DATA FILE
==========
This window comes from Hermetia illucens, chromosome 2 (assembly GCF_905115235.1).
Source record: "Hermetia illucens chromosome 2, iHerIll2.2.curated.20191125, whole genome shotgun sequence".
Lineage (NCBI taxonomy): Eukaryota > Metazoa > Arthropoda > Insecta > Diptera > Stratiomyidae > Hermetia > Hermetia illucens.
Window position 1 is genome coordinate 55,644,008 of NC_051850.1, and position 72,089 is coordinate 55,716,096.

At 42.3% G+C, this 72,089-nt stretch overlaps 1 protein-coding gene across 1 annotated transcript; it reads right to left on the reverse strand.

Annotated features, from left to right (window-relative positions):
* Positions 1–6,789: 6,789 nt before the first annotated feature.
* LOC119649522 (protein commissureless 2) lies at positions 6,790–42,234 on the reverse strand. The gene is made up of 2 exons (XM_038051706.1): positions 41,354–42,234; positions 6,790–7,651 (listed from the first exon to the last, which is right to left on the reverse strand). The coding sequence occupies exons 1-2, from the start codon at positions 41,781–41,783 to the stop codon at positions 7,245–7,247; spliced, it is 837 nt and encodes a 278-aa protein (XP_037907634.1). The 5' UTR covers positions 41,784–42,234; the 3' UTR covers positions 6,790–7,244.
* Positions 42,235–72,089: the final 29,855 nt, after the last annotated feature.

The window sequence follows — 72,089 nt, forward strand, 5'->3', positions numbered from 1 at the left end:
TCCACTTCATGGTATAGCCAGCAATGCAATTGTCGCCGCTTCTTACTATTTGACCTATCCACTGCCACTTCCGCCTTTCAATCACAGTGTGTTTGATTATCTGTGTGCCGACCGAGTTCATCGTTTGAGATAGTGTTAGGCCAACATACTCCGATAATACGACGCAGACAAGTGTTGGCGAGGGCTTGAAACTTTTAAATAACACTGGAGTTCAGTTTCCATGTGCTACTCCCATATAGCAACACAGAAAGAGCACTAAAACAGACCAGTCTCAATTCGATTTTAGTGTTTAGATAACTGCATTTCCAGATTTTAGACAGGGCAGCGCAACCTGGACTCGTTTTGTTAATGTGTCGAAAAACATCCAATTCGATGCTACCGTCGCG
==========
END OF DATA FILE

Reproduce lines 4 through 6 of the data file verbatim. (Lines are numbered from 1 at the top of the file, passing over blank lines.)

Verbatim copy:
Window position 1 is genome coordinate 55,644,008 of NC_051850.1, and position 72,089 is coordinate 55,716,096.

At 42.3% G+C, this 72,089-nt stretch overlaps 1 protein-coding gene across 1 annotated transcript; it reads right to left on the reverse strand.

Annotated features, from left to right (window-relative positions):